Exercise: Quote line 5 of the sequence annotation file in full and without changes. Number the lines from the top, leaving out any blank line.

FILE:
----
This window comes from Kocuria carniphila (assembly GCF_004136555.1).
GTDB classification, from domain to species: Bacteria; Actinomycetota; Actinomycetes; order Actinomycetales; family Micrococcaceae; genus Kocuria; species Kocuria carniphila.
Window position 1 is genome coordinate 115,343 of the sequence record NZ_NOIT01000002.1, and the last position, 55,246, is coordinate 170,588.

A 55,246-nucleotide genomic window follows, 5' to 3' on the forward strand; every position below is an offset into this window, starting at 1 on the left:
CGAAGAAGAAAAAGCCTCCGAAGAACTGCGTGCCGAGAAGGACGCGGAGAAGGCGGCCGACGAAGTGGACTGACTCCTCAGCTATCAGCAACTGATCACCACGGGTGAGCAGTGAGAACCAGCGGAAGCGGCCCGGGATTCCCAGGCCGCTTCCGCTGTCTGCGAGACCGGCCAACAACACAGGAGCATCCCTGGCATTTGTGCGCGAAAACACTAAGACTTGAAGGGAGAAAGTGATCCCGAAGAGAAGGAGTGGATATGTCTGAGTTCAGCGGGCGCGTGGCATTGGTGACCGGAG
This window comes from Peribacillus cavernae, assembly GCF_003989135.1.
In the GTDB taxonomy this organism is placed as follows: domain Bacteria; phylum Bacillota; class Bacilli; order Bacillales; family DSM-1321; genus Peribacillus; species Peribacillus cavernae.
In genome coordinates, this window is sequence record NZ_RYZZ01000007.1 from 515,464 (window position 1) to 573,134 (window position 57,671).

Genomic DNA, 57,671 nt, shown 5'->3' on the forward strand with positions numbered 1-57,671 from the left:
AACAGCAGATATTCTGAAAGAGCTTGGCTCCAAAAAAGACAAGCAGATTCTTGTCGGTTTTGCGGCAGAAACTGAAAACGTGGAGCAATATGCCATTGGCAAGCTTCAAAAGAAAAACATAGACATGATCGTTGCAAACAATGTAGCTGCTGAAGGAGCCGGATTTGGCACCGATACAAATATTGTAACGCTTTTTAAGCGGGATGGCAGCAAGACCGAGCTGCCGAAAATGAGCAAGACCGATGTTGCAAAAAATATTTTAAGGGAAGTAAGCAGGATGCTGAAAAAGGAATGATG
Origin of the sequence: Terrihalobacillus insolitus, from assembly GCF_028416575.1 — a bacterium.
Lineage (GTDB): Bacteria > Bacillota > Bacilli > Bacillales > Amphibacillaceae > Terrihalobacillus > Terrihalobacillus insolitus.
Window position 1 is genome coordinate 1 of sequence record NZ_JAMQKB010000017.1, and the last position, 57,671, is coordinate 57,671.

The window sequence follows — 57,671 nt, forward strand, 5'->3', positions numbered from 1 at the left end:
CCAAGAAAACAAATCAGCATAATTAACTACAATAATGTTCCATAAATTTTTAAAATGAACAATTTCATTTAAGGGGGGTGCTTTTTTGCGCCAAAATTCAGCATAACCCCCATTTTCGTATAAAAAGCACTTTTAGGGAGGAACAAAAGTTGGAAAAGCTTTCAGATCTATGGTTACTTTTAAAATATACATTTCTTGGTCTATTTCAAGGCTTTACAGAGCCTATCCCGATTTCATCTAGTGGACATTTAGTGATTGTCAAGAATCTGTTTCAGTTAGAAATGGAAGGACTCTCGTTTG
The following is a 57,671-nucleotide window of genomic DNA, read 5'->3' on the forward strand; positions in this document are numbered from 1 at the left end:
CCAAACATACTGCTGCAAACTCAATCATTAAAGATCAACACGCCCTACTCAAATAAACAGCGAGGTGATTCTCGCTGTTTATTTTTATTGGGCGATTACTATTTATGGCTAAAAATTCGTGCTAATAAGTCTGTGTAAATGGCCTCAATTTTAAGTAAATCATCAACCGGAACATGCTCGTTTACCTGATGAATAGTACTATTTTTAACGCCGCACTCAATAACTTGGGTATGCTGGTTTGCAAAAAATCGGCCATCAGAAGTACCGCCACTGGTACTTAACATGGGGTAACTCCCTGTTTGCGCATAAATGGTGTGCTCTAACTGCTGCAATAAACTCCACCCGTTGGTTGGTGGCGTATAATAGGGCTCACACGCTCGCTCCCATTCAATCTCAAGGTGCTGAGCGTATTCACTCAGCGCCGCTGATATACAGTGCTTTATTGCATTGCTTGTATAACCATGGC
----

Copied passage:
CGAAGAAGAAAAAGCCTCCGAAGAACTGCGTGCCGAGAAGGACGCGGAGAAGGCGGCCGACGAAGTGGACTGACTCCTCAGCTATCAGCAACTGATCACCACGGGTGAGCAGTGAGAACCAGCGGAAGCGGCCCGGGATTCCCAGGCCGCTTCCGCTGTCTGCGAGACCGGCCAACAACACAGGAGCATCCCTGGCATTTGTGCGCGAAAACACTAAGACTTGAAGGGAGAAAGTGATCCCGAAGAGAAGGAGTGGATATGTCTGAGTTCAGCGGGCGCGTGGCATTGGTGACCGGAG